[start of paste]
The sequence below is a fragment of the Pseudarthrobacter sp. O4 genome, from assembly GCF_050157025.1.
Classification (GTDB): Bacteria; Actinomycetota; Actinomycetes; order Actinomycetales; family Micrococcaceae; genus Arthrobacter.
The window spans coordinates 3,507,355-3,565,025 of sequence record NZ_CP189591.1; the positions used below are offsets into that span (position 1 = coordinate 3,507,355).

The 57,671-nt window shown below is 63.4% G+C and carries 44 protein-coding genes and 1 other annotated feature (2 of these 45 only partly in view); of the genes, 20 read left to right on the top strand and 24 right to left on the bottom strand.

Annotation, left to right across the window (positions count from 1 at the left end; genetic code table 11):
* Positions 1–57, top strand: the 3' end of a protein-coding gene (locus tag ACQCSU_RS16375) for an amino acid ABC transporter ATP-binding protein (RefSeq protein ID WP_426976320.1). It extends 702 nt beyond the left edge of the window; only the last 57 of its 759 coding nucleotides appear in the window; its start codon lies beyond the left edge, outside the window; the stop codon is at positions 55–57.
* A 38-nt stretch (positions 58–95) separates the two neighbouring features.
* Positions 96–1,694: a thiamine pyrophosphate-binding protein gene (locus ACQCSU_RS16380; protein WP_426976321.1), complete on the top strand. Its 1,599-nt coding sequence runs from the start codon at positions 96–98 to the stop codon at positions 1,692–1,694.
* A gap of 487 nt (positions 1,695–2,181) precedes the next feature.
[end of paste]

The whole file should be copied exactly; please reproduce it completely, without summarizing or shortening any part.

The sequence below is a fragment of the Pseudarthrobacter sp. O4 genome, from assembly GCF_050157025.1.
Classification (GTDB): Bacteria; Actinomycetota; Actinomycetes; order Actinomycetales; family Micrococcaceae; genus Arthrobacter.
The window spans coordinates 3,507,355-3,565,025 of sequence record NZ_CP189591.1; the positions used below are offsets into that span (position 1 = coordinate 3,507,355).

The 57,671-nt window shown below is 63.4% G+C and carries 44 protein-coding genes and 1 other annotated feature (2 of these 45 only partly in view); of the genes, 20 read left to right on the top strand and 24 right to left on the bottom strand.

Annotation, left to right across the window (positions count from 1 at the left end; genetic code table 11):
* Positions 1–57, top strand: the 3' end of a protein-coding gene (locus tag ACQCSU_RS16375) for an amino acid ABC transporter ATP-binding protein (RefSeq protein ID WP_426976320.1). It extends 702 nt beyond the left edge of the window; only the last 57 of its 759 coding nucleotides appear in the window; its start codon lies beyond the left edge, outside the window; the stop codon is at positions 55–57.
* A 38-nt stretch (positions 58–95) separates the two neighbouring features.
* Positions 96–1,694: a thiamine pyrophosphate-binding protein gene (locus ACQCSU_RS16380; protein WP_426976321.1), complete on the top strand. Its 1,599-nt coding sequence runs from the start codon at positions 96–98 to the stop codon at positions 1,692–1,694.
* A gap of 487 nt (positions 1,695–2,181) precedes the next feature.